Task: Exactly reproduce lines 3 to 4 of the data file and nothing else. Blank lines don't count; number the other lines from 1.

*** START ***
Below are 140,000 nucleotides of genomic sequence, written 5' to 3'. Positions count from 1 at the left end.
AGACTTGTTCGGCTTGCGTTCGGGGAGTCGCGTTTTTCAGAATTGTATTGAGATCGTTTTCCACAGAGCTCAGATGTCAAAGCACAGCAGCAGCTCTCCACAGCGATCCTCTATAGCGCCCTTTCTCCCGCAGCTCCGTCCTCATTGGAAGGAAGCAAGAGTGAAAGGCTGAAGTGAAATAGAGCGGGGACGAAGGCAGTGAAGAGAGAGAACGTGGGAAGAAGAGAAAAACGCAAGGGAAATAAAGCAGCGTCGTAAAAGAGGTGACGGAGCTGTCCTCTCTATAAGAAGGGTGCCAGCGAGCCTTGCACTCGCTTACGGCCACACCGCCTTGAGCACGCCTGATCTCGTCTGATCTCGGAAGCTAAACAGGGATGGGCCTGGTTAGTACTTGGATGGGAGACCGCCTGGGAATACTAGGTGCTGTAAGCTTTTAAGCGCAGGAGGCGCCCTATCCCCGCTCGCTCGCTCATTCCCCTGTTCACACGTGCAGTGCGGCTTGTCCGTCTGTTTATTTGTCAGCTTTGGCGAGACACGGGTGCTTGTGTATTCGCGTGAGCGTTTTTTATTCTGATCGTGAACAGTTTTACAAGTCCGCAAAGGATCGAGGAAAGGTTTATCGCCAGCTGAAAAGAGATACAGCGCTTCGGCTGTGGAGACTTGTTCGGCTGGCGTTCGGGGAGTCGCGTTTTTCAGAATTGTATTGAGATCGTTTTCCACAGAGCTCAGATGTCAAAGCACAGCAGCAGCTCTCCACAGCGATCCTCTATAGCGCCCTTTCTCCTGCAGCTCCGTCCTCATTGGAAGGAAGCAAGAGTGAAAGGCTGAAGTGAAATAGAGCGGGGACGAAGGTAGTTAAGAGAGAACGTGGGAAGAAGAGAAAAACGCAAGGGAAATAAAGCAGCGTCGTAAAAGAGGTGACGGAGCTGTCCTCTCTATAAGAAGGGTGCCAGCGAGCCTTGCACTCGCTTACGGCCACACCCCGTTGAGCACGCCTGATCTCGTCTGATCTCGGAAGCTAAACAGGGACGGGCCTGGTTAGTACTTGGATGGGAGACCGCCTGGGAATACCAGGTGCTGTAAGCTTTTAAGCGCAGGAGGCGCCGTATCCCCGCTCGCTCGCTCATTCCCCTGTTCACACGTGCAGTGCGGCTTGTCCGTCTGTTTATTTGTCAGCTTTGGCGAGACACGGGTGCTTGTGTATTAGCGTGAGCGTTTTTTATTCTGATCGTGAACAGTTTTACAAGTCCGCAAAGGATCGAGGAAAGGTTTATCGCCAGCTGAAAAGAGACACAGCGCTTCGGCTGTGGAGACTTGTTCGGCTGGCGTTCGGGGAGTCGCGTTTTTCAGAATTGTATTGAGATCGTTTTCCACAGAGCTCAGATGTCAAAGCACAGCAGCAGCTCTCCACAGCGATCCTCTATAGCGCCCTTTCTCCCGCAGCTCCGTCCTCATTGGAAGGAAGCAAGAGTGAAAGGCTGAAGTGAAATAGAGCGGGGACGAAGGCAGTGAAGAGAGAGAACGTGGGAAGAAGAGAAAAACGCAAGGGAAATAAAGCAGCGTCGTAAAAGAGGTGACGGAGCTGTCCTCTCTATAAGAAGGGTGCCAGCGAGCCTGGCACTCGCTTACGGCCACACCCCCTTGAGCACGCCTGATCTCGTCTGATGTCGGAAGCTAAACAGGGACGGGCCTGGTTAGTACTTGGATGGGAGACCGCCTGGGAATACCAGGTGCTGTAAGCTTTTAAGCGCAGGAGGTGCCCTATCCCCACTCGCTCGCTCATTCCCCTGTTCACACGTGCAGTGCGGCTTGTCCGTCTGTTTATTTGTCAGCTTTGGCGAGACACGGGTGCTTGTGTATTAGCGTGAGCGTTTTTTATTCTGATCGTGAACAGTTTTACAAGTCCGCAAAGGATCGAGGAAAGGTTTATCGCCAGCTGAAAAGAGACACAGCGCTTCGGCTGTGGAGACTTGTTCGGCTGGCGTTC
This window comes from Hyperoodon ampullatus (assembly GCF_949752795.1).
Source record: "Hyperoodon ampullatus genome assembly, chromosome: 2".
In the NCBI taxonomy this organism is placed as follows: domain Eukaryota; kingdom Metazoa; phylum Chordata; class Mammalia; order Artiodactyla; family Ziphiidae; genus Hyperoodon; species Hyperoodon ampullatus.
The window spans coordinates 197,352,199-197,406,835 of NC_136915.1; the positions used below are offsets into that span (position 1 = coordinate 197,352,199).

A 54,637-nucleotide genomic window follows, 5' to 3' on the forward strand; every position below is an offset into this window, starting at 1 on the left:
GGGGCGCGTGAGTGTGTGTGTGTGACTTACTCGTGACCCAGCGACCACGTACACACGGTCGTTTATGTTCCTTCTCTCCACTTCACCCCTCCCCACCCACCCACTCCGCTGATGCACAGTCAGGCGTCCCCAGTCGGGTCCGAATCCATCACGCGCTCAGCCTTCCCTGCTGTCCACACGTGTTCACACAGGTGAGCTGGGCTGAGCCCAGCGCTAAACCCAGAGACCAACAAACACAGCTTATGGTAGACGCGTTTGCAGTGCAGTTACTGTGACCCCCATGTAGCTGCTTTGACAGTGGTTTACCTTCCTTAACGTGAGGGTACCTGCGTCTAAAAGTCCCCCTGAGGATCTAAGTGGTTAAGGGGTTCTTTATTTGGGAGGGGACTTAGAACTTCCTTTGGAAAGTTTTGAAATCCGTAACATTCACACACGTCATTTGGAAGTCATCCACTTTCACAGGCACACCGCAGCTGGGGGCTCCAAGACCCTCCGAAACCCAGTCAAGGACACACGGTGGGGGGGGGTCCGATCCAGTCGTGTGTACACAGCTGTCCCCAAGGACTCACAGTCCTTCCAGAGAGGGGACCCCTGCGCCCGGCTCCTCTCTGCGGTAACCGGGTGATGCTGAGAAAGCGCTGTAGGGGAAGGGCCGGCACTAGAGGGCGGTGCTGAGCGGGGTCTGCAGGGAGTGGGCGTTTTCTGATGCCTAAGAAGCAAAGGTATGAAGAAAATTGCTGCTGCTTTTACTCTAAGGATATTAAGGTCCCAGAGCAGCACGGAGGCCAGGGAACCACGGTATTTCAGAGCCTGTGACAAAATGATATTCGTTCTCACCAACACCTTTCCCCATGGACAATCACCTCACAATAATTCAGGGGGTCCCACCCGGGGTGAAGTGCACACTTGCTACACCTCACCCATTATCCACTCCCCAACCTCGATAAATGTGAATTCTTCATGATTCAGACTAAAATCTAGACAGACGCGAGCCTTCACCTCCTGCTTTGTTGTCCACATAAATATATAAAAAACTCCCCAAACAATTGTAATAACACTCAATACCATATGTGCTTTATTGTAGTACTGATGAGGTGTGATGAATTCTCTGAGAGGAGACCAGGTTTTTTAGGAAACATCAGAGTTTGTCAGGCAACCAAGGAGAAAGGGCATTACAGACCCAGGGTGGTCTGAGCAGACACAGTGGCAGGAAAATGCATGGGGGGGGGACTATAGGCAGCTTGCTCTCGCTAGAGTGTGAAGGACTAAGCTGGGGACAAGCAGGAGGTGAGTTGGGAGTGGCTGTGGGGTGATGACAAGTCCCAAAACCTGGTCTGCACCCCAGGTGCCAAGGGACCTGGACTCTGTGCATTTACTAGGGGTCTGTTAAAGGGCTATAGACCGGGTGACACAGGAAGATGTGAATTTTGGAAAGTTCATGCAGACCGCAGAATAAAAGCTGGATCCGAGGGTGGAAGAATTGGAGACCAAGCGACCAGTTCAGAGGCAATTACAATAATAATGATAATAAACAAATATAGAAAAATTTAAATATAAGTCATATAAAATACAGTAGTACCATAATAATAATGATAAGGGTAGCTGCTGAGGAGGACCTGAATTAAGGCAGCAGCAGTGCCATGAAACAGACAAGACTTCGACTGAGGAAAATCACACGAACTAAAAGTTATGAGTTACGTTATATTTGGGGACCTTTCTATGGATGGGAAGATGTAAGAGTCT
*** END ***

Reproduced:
This window comes from Hyperoodon ampullatus (assembly GCF_949752795.1).
Source record: "Hyperoodon ampullatus genome assembly, chromosome: 2".